Bruce Springsteen’s 27th DJ show on SiriusXM satellite radio, titled “Going to the Chapel,” debuted Sept. 1 on the network’s E Street Radio channel (channel 20). Heavy on classic R&B and country, it featured music by Chuck Berry, Elvis Presley, The Dixie Cups, Sam & Dave, The Roches, Springsteen himself (“I Wanna Marry You,” live from 2016, complete with a false start) and others. And as its title implies, the songs were mostly not just about love, but about marriage, too.
Springsteen included some songs about love gone wrong, as well, including Tammy Wynette’s “D-I-V-O-R-C-E,” Bob Dylan’s “I Threw It All Away” and The Drifters’ “Mexican Divorce.”
The show was part of Springsteen’s “From My Home to Yours” series. You can see an index of all songs previously played (with links to what he said and videos for the songs), here.
Here is today’s transcript and videos. In some cases, a version of the song may have been played that is different from what is embedded in this post.
Hello, lovers, brothers, sisters, newlyweds, divorcees from sea to shining sea. Welcome to Vol. 27 of “From My Home to Yours,” titled “Going to the Chapel.”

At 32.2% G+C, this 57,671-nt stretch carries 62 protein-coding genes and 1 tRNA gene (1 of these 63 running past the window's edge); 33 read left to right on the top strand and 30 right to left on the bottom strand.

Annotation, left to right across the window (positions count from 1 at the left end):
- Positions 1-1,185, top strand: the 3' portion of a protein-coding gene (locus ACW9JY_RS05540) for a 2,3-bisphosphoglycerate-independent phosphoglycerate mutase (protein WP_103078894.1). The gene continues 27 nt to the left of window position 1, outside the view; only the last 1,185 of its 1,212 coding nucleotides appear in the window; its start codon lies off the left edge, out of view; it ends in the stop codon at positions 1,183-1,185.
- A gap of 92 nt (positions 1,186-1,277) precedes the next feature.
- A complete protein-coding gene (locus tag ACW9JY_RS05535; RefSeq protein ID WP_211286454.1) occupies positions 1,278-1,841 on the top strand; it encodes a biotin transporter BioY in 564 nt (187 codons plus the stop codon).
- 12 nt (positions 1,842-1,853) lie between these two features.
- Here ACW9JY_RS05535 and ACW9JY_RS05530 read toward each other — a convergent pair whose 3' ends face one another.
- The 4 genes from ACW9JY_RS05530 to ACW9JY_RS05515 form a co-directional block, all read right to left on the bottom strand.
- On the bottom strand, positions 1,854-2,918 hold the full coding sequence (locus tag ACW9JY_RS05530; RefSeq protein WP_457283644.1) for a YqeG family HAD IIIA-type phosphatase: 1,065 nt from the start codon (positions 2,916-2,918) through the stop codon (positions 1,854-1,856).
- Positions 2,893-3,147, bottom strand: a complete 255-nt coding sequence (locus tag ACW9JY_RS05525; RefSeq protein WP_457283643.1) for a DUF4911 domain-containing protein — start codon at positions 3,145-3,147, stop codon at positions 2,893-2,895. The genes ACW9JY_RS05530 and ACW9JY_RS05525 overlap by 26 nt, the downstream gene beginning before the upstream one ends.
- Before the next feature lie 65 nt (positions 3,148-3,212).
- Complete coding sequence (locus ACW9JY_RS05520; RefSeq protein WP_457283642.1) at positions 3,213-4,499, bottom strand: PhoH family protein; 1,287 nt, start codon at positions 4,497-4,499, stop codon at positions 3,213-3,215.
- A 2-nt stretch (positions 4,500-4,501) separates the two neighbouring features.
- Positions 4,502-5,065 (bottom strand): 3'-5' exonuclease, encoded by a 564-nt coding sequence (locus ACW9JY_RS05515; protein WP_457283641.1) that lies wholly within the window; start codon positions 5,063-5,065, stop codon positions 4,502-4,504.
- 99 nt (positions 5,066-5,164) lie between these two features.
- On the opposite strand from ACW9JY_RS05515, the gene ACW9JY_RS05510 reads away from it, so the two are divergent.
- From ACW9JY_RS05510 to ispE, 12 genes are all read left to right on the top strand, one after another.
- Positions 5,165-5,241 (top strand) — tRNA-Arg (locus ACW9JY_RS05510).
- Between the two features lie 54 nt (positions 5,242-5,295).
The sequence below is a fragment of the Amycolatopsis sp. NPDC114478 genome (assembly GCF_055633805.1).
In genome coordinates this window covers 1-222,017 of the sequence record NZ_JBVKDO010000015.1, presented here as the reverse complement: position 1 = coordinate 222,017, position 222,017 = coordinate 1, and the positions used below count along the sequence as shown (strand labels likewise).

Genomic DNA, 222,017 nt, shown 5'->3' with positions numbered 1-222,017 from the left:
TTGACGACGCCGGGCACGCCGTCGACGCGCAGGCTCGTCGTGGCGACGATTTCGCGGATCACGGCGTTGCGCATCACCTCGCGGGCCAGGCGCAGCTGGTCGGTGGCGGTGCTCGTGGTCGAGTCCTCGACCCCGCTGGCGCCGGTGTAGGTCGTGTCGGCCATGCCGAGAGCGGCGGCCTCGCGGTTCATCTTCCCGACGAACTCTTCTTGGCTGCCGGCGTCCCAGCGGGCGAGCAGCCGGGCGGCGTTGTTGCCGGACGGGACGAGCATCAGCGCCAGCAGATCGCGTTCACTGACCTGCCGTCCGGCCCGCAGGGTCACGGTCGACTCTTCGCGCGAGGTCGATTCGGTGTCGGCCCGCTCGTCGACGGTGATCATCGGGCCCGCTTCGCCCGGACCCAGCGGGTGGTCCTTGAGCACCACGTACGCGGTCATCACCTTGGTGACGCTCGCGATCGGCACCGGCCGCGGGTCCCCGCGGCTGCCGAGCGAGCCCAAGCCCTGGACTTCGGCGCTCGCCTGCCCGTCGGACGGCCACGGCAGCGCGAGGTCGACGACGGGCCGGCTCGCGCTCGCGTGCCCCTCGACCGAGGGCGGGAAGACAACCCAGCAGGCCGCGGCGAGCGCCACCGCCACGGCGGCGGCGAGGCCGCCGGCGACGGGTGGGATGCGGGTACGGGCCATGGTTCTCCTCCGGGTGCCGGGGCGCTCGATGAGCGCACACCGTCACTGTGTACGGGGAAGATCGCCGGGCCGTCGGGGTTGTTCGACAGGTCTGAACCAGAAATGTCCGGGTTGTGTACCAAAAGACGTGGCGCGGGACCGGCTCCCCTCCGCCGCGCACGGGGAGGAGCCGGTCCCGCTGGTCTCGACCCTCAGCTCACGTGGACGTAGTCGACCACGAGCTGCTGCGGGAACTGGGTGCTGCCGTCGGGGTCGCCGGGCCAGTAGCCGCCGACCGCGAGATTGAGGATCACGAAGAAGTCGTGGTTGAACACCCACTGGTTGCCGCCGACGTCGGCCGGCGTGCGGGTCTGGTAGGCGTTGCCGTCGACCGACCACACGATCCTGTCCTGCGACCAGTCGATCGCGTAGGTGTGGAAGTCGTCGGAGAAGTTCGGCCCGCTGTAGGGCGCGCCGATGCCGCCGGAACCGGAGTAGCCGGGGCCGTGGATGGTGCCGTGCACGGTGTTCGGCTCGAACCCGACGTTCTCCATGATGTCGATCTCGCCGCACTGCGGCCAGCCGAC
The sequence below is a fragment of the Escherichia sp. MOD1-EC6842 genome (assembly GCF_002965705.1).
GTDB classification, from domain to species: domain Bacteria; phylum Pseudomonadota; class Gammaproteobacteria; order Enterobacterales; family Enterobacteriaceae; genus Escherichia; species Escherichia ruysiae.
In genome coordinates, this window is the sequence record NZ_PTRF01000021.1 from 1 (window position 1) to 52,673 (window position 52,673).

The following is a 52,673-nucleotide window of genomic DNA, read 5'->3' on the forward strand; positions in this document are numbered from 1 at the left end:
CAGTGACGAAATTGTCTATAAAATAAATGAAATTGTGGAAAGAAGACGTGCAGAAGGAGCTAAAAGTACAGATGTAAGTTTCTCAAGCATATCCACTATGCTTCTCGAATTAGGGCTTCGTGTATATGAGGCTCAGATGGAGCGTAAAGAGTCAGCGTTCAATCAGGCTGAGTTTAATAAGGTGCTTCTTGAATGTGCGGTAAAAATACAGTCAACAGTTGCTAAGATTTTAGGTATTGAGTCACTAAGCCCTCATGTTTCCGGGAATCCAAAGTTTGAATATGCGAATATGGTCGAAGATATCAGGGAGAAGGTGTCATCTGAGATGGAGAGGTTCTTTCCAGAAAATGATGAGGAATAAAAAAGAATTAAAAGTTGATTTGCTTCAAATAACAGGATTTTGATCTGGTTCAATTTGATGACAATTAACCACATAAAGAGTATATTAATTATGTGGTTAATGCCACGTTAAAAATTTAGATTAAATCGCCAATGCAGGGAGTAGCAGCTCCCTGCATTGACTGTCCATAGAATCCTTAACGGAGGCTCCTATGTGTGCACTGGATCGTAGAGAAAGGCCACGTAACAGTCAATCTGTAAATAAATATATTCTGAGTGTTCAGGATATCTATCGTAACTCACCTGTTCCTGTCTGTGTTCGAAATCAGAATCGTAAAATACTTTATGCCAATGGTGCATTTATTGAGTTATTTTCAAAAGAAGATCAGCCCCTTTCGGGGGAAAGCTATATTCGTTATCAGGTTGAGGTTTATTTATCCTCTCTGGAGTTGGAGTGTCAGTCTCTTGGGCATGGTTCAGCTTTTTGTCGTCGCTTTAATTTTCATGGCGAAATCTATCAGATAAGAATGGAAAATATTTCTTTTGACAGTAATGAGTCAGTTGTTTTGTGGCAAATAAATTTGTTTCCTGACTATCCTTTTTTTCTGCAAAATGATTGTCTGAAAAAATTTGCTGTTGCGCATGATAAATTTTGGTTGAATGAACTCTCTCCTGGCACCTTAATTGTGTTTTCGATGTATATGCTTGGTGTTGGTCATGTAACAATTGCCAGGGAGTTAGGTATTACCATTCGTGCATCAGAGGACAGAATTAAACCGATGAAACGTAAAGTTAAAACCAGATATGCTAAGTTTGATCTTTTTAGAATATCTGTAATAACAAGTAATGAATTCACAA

“You Never Can Tell,” Chuck Berry
“They had a HiFi phono/Boy, did they let it blast/Seven hundred little records/All rock, rhythm and jazz/But when the sun went down/The rapid tempo of the music fell/’C’est la vie’ ” — “such is life” — “say the old folks/It goes to show you never can tell.” Our master American storyteller, our Mark Twain of rock ‘n’ roll, the genius of Chuck Berry with “You Never Can Tell.”
And this is Major Lance.
“Gonna Get Married,” Major Lance
“Gonna Get Married.” That was Major Lance, out of Winterville, Miss., a Northern Soul pioneer, father of Atlanta mayor Keisha Lance Bottoms. He was one of 12 children, he attended Wells High School along with Curtis Mayfield and Jerry Butler — what a class! — in Chicago. “Monkey Time.” “Hey Little Girl.” “Um, Um, Um, Um, Um, Um.” All written by Curtis Mayfield and bearing a singular sound and rhythm that was a signature of Mayfield’s music. What a great groove on those records.
This is Lloyd Price, with “I’m Gonna Get Married.”
“I’m Gonna Get Married,” Lloyd Price
“Chapel of Love,” The Dixie Cups
The Dixie Cups, with one of the most classic wedding songs of all time, “Chapel of Love.” Written by Jeff Barry, Ellie Greenwich and Phil Spector. Originally recorded by Darlene Love but turned into a hit that spent three weeks at No. 1 by The Dixie Cups in 1964, knocking The Beatles out of the top chart spot. And that wasn’t easy to do.
Coming Up, “I Wanna Marry You,” live from The River Tour.